Legislation Aims To Turn Researchers Into Entrepreneurs

By Adam Chick

October 8, 2012 Updated Oct 8, 2012 at 6:13 PM EDT

Vestal, NY (WBNG Binghamton) A new piece of legislation aims to turn researchers into entrepreneurs.

The ultimate goal of this legislation is to accelerate the growth of new science and technology jobs in the region, as well as turning new technologies into marketable products.

This will make schools like Binghamton University even more valuable commodities.

"The importance of the America Innovates Act is to help the University do three things that are its primary mission: Education, Innovation, and Community Outreach through economic development," said Dr. Harvey Stenger.

The legislation is especially important to scientists at BU who are working on creating cost-effective solar power cells.

Usually these cells are very expensive to build, but these might prove to be a viable option for companies to buy in the future.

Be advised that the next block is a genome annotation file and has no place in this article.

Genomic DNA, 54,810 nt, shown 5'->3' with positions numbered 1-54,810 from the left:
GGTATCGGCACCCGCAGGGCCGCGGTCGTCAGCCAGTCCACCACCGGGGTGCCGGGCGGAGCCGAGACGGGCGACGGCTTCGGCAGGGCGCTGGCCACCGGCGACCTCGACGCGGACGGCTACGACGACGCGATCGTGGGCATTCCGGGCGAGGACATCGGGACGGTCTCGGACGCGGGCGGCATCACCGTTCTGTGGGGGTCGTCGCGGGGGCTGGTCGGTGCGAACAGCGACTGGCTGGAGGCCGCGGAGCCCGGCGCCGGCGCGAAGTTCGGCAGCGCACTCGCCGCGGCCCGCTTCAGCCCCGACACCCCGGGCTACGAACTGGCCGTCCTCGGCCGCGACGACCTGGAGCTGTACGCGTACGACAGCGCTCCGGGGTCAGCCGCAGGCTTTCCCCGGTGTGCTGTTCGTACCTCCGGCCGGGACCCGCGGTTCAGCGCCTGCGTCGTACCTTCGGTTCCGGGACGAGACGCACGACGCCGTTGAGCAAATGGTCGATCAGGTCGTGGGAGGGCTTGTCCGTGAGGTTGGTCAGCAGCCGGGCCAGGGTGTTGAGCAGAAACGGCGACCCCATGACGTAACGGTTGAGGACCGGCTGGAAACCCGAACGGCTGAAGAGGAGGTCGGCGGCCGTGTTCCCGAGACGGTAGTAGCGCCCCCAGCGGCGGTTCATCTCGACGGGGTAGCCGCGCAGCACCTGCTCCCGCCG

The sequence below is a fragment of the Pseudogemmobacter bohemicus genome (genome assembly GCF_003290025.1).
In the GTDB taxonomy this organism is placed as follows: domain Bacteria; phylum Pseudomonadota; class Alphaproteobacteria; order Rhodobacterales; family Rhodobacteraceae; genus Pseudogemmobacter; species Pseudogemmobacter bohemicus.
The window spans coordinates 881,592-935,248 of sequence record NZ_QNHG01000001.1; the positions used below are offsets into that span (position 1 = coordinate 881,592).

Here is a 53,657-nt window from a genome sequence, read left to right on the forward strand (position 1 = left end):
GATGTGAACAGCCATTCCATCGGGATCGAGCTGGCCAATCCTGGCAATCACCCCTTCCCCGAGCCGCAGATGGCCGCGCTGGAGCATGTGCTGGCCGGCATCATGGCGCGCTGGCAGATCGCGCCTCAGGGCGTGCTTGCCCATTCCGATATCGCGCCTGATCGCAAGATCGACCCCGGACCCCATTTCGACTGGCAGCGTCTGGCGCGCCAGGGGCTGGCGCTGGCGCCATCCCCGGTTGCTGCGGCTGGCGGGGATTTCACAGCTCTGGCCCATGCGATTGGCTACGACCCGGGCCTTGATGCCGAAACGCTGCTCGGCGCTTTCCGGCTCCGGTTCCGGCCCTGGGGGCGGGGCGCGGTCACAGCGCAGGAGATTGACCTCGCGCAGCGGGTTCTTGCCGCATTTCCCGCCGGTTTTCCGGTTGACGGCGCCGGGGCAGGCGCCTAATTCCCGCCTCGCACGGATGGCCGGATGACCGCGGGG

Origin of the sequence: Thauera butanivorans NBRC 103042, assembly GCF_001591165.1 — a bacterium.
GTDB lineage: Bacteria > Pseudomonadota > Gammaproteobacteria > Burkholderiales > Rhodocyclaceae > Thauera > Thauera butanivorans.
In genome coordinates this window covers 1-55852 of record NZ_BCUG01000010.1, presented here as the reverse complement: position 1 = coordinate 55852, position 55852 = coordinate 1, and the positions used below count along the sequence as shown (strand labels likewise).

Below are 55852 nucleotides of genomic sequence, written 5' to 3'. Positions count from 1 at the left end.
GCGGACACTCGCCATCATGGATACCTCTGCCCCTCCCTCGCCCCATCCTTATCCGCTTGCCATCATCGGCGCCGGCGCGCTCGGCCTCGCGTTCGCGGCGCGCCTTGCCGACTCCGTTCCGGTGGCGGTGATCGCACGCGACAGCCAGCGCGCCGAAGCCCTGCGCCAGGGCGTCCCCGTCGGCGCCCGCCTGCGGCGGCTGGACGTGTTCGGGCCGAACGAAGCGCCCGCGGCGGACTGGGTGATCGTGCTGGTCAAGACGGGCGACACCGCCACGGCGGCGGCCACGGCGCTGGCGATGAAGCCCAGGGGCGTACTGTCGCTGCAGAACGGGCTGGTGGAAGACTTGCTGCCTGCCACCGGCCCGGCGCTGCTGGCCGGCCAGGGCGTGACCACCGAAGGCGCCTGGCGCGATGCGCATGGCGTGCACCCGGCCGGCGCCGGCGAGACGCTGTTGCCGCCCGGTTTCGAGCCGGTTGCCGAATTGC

"As I travel all across New York and I see the work that's being done at the labs at our colleges and universities, especially right here at Binghamton University, I see that our students and our researchers are really doing incredible things," said Sen. Kirsten Gillibrand (D-NY).

"And this act will spur new, high paying, highly skilled jobs here in the Southern Tier," said Stenger.

The legislation will create an "American Innovation Bank" that will be used to help universities develop and commercialize their ideas, inventions, and concepts.

"Many of our universities and research institutions lack the resources to help turn their scientific breakthroughs into high-tech products and jobs," said Gillibrand.

In addition to being able to use the money for hiring researchers, which will be distributed through grants, the universities will be able to create or strengthen funds aimed at proving to potential investors that their research can be practically and concretely used.

"When I see this much talent, innovation, and vision, I know we can have a thriving economy for generations to come," said Gillibrand.

The actual awarding of the grants will be through a competitive, peer-reviewed process and give priority to institutions of higher education.